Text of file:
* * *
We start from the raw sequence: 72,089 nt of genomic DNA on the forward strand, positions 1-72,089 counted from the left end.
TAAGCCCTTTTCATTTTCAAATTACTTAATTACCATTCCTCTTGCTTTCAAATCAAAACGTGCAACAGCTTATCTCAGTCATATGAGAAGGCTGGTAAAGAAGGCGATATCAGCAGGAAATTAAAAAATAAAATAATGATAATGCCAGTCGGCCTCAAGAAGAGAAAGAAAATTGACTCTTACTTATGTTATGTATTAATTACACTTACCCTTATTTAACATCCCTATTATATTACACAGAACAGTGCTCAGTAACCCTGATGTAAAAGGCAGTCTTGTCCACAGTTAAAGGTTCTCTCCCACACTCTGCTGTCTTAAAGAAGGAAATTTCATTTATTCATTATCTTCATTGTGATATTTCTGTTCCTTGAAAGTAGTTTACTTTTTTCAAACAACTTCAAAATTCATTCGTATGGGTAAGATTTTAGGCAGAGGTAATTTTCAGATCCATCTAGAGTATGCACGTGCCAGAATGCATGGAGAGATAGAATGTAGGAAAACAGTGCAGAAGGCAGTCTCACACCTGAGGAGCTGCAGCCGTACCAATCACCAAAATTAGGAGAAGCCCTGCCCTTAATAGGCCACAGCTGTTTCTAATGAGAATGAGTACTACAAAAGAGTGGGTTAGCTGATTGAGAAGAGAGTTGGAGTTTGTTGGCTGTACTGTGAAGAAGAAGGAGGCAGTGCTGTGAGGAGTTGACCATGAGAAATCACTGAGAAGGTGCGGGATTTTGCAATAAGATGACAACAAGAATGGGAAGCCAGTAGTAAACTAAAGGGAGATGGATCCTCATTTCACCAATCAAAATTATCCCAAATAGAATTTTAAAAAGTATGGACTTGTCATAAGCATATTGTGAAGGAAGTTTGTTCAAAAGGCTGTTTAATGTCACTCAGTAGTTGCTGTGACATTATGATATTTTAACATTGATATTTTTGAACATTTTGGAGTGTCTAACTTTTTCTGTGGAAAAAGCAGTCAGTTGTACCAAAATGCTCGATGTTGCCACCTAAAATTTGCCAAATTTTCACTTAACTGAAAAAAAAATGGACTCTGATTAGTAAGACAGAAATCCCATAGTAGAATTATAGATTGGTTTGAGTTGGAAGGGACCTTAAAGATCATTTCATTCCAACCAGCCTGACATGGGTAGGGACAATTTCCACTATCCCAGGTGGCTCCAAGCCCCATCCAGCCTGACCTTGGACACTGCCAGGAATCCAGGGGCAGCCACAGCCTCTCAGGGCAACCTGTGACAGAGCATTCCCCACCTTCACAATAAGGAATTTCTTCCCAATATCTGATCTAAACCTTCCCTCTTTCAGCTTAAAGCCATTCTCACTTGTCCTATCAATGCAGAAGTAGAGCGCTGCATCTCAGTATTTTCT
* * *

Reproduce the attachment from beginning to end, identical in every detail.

We start from the raw sequence: 72,089 nt of genomic DNA on the forward strand, positions 1-72,089 counted from the left end.
TAAGCCCTTTTCATTTTCAAATTACTTAATTACCATTCCTCTTGCTTTCAAATCAAAACGTGCAACAGCTTATCTCAGTCATATGAGAAGGCTGGTAAAGAAGGCGATATCAGCAGGAAATTAAAAAATAAAATAATGATAATGCCAGTCGGCCTCAAGAAGAGAAAGAAAATTGACTCTTACTTATGTTATGTATTAATTACACTTACCCTTATTTAACATCCCTATTATATTACACAGAACAGTGCTCAGTAACCCTGATGTAAAAGGCAGTCTTGTCCACAGTTAAAGGTTCTCTCCCACACTCTGCTGTCTTAAAGAAGGAAATTTCATTTATTCATTATCTTCATTGTGATATTTCTGTTCCTTGAAAGTAGTTTACTTTTTTCAAACAACTTCAAAATTCATTCGTATGGGTAAGATTTTAGGCAGAGGTAATTTTCAGATCCATCTAGAGTATGCACGTGCCAGAATGCATGGAGAGATAGAATGTAGGAAAACAGTGCAGAAGGCAGTCTCACACCTGAGGAGCTGCAGCCGTACCAATCACCAAAATTAGGAGAAGCCCTGCCCTTAATAGGCCACAGCTGTTTCTAATGAGAATGAGTACTACAAAAGAGTGGGTTAGCTGATTGAGAAGAGAGTTGGAGTTTGTTGGCTGTACTGTGAAGAAGAAGGAGGCAGTGCTGTGAGGAGTTGACCATGAGAAATCACTGAGAAGGTGCGGGATTTTGCAATAAGATGACAACAAGAATGGGAAGCCAGTAGTAAACTAAAGGGAGATGGATCCTCATTTCACCAATCAAAATTATCCCAAATAGAATTTTAAAAAGTATGGACTTGTCATAAGCATATTGTGAAGGAAGTTTGTTCAAAAGGCTGTTTAATGTCACTCAGTAGTTGCTGTGACATTATGATATTTTAACATTGATATTTTTGAACATTTTGGAGTGTCTAACTTTTTCTGTGGAAAAAGCAGTCAGTTGTACCAAAATGCTCGATGTTGCCACCTAAAATTTGCCAAATTTTCACTTAACTGAAAAAAAAATGGACTCTGATTAGTAAGACAGAAATCCCATAGTAGAATTATAGATTGGTTTGAGTTGGAAGGGACCTTAAAGATCATTTCATTCCAACCAGCCTGACATGGGTAGGGACAATTTCCACTATCCCAGGTGGCTCCAAGCCCCATCCAGCCTGACCTTGGACACTGCCAGGAATCCAGGGGCAGCCACAGCCTCTCAGGGCAACCTGTGACAGAGCATTCCCCACCTTCACAATAAGGAATTTCTTCCCAATATCTGATCTAAACCTTCCCTCTTTCAGCTTAAAGCCATTCTCACTTGTCCTATCAATGCAGAAGTAGAGCGCTGCATCTCAGTATTTTCT